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Mosman’s leading lady

Published:
24/09/2016
Author:
Think Local

 Growing up, Susan Wyatt says she was privileged to attend what was the "go-to school" on the North Shore, Hunters Hill High School. Perhaps it was the recognition that a good public school would provide the academic and social start to life that would propel her along her chosen career path. That was to be a highly-successful career in education.

"Many of the school's students became politicians and leading solicitors and, in those days, independent schools did not have such a strong hold in the education area" Mrs Wyatt tells North Shore Living.

"Most of my friends also attended the school. I loved the teachers there - they really inspired us." Mrs Wyatt, who has been principal at Mosman High School for the past decade, says she's "humbled to be given the award within a vibrant and amazing community".

Mosman councillor Simon Menzies says Mosman Council was one of the first to introduce the Citizen of the Year Awards in 1980. Following on, the Department of Local Government developed the awards in the late 1990s and they were used to build on the community-based celebrations of Australia Day.

"The award is considered highly prestigious - the winners have made a significant contribution to our community over the long term and not just in the year where they have been a recipient," Cr Menzies says.

"I know Susan as both a community leader and a neighbour and her passion stretches from the school - it's students and families and Mosman as a whole. She prides herself on understanding not just the school community but the broader Mosman community.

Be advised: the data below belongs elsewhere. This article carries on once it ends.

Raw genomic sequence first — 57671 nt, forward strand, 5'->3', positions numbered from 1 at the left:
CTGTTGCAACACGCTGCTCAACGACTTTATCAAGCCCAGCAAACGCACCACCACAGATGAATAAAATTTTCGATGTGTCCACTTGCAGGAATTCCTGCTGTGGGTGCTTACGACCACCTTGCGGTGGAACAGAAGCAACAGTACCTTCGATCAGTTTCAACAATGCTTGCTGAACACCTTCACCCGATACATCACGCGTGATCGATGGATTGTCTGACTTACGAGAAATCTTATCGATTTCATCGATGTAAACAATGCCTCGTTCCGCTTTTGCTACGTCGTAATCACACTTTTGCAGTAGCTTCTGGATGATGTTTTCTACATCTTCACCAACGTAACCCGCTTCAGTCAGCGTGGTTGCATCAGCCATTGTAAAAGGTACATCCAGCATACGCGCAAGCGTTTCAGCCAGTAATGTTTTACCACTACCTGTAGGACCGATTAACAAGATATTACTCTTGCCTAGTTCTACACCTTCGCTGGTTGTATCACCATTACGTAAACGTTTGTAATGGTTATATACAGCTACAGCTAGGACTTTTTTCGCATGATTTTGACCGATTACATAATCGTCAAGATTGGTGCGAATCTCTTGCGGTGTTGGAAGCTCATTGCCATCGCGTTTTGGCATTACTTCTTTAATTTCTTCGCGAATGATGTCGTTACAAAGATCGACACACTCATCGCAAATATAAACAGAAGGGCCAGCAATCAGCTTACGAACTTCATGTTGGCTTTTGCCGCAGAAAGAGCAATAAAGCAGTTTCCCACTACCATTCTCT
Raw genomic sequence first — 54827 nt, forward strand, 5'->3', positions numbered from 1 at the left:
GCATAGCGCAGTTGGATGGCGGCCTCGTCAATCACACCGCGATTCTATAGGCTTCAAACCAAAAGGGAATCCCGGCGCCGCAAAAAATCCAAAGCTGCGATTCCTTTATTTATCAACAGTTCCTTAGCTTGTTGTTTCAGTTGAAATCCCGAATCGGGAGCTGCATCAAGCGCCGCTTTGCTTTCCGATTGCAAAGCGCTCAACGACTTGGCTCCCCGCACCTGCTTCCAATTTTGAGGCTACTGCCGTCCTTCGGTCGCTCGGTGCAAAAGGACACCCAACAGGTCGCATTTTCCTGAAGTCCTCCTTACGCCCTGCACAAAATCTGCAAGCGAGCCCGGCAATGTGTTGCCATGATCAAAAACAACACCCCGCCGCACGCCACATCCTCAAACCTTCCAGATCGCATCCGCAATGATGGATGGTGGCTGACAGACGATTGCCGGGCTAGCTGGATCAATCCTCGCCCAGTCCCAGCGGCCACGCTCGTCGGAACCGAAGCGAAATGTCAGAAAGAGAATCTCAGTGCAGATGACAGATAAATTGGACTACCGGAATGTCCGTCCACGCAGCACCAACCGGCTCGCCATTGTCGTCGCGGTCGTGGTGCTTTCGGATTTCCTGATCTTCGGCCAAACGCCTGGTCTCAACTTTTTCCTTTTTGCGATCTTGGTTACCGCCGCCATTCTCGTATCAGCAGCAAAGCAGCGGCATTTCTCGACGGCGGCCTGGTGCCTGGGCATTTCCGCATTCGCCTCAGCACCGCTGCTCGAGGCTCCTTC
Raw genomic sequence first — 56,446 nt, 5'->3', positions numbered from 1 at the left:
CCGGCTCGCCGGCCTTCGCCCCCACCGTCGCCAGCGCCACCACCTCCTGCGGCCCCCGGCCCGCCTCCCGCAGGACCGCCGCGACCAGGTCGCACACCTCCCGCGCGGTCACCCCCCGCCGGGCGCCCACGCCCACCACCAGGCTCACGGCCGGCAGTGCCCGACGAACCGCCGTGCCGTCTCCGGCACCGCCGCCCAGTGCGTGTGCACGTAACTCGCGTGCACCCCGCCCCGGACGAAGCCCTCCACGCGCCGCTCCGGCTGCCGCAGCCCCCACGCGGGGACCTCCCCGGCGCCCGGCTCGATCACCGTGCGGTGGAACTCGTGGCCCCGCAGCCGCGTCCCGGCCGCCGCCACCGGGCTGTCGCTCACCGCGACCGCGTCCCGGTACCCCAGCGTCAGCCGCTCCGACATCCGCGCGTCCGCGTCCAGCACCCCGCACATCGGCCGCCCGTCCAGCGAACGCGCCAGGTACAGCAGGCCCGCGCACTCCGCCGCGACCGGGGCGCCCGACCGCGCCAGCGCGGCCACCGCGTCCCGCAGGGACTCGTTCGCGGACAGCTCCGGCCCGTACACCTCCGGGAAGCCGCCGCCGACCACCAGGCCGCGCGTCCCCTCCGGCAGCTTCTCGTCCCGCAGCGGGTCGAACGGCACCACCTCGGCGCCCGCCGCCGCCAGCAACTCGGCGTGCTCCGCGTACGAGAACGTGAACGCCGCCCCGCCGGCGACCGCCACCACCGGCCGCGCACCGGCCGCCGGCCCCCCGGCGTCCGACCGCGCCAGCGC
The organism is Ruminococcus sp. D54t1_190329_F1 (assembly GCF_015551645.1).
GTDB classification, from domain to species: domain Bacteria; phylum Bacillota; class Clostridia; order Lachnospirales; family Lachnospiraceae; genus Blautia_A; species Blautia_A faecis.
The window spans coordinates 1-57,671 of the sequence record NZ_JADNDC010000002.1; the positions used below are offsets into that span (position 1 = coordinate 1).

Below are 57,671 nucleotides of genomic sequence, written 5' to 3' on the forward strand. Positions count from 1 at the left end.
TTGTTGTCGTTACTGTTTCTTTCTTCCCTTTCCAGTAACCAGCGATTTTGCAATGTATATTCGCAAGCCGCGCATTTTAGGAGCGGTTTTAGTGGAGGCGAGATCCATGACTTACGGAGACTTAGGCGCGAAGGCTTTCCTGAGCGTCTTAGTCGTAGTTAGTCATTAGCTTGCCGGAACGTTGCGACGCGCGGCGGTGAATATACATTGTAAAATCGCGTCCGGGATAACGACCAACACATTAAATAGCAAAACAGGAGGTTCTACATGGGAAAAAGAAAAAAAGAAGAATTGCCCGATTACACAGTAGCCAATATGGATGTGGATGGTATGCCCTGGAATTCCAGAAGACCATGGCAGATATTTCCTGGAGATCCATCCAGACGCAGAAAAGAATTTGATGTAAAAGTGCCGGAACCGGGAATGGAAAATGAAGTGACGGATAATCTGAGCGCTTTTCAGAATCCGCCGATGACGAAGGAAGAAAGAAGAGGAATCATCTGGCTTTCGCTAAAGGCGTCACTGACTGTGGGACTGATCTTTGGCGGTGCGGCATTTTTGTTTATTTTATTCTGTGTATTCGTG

"She is keen to learn what makes Mosman tick and, in turn, what makes her students tick. From day one, she was out talking to the community, in the parks, local shops and local playing fields," the mayor adds.

Mrs Wyatt says it's been "an incredible honour' to be named Citizen of the Year. "The local community is a very close one, with so many organisations supporting each other, including the active Rotary and Lions clubs, Mosman Council and the local youth centre. There are many groups who expand our knowledge and preserve our heritage, providing sporting and cultural experiences," she confirms.

Mosman mayor Peter Abelson says, under Mrs Wyatt's leadership, both Mosman High and the community have been encouraged to have a community and global outlook, with opportunities for international student exchanges in sport, music and the arts.

"I think we are truly fortunate to have such a dedicated person leading our largest high school" he says.

 Mrs Wyatt says one of her continuing passions is to develop global partnerships and strengthen relationships in the arts and cultural areas.

"Education certainly occurs in the classroom but in many ways beyond the boundaries of the school.

"I hope my students leave with the confidence to pursue their passions, embrace opportunities, and have the courage to accept change," the principal tells North Shore Living.

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